Kundalini Yoga is one of many traditions of yoga that share common roots in ancient Indian philosophy. It is comprehensive in that it combines physical poses with breath control exercises, chanting (mantras), meditations, prayer, visualizations, and guided relaxation. It is an elaborate system focused on healing and "purifying" the mind, body, and emotions. Kundalini Yoga incorporates many aspects of other forms of yoga as well as related techniques of meditation and relaxation. It also offers teachings for all aspects of life including diet (vegetarian), serving others, and yogic life skills such as conscious parenting and partnering. However, the emphasis is more on breathing and meditation exercises, and less on challenging physical postures to build strength or flexibility, as is the emphasis in some other forms of yoga. Kundalini Yoga uses kriyas, specially formulated sets of exercises. There are traditional Indian kriyas and there are adapted Western versions.
Kundalini Yoga is advocated as a way to keep the body in good condition and train the mind to be resilient and flexible in response to stress and change. Advocates claim that it increases oxygen capacity, boosts blood flow, balances the glandular system, strengthens the nervous system, and increases self-awareness, vitality, peace of mind, concentration, and self-confidence. It is recommended for people of all ages.
The word "kundalini" stems from a Sanskrit term meaning "circular, coiled". It refers to the concept of the original creative energy of the universe, which is believed to be coiled up in a dormant state at the base of the spine in the coccyx. The practices are intended to awaken and activate this primal energy. It is believed that as kundalini awakens it uncoils and rises upward through the body, purifying the person in body, mind and spirit.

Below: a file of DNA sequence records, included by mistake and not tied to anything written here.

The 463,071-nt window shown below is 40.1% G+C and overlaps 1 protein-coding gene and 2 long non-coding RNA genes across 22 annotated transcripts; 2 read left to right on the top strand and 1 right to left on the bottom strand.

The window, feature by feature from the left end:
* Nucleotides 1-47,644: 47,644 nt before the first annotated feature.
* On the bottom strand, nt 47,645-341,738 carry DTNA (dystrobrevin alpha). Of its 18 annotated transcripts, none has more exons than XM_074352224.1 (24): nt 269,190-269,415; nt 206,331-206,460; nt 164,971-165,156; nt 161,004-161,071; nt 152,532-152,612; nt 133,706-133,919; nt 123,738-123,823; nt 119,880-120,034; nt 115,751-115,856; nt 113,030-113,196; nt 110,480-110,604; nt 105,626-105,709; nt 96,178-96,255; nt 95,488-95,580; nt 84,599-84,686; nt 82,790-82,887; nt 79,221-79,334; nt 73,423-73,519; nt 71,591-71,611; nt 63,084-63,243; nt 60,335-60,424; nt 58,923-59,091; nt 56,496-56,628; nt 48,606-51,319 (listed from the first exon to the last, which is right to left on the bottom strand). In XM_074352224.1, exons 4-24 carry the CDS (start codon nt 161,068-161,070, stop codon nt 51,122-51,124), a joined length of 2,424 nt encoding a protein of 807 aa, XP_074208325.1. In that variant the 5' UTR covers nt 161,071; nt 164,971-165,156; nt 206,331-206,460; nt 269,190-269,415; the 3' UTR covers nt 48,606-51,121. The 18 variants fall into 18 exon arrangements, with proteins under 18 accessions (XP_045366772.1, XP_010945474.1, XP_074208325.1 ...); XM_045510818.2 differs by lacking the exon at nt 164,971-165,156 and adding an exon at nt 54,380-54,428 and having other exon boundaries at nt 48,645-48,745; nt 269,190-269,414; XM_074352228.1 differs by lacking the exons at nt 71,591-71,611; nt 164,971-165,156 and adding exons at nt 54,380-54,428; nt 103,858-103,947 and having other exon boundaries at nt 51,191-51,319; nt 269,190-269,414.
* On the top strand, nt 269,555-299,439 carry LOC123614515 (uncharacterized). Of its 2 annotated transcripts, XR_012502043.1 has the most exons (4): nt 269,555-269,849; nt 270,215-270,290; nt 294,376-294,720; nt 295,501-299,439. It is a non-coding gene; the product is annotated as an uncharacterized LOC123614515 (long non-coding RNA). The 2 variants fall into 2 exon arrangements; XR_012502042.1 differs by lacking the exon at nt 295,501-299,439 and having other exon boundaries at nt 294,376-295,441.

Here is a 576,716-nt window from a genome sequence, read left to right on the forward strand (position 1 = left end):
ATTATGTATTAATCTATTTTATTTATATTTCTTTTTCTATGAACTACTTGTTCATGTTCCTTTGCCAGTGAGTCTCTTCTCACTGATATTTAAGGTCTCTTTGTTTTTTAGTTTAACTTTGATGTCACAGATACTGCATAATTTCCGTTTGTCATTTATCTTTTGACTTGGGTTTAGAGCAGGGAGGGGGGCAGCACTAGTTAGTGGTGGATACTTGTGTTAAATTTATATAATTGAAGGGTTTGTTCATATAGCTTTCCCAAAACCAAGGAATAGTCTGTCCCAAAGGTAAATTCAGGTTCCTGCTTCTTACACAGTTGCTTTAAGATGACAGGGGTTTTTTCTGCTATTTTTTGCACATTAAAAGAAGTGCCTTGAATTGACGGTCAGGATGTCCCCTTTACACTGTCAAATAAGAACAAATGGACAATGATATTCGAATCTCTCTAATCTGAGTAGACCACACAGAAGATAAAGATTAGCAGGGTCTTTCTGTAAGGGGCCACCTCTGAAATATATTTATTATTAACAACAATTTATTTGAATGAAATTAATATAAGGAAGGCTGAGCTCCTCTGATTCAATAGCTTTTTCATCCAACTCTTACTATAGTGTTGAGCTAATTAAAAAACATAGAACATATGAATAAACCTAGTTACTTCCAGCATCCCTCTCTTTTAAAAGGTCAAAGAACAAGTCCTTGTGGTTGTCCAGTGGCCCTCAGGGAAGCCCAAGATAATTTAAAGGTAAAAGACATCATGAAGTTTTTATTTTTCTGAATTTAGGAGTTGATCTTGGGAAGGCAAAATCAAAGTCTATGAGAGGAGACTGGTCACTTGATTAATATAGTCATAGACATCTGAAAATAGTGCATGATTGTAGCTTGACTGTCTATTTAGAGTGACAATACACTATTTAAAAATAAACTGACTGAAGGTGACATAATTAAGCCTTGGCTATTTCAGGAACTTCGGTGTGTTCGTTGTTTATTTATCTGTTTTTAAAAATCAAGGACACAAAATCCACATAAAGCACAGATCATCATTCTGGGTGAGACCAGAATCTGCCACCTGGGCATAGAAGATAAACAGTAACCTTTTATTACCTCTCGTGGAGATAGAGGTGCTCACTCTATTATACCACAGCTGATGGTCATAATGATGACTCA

The famous Swiss psychiatrist Carl Jung was interested in Kundalini Yoga as a supplement to his psychological theories. In 1932, Jung gave a series of lectures on Kundalini Yoga in Zurich (published under the title The Psychology of Kundalini Yoga by Princeton University Press in 1966). Yogi Bhajan, founder of the 3HO Foundation, introduced Kundalini Yoga in the West in 1969 with the goal of helping ordinary people to live healthy, conscious lives.
While research in the broader field of yoga has documented benefits for stress reduction and quality of life in a variety of health conditions, including cancer, there has been little formal research in the techniques specific to Kundalini Yoga. More studies are needed to evaluate the contributions of Kundalini Yoga practices in health.
Ahamkara, asana, Ashtanga yoga, Ayurveda, bheda, Bikram yoga, brahma nadi, chakra, chanting, cleansing techniques, dhyana, gentle yoga, guided imagery, hatha yoga, hot yoga, householder yoga, Iyengar yoga, Integral yoga, Jivamukti yoga, kirtan, Kripalu yoga, kriya, laya yoga, mantra, meditation, muladhara chakra, poses, postures, potential energy, power yoga, prana, pranayama, proprioceptive physical activity, raja, relaxation, Yoya Yoga, Sahaja Yoga, shavasana, subtle body, Sudarshan Kriya Yoga (SKY), therapeutic yoga, transcendental meditation (TM), visualization, yoga nidra, yoga therapy, yogic breathing, yui.
Not included in this review: Forms of yoga other than Kundalini Yoga. For a review of related evidence, please visit Natural Standard's Complementary Practices Database, or click on these links to selected topics: Yoga, Meditation, Relaxation therapy.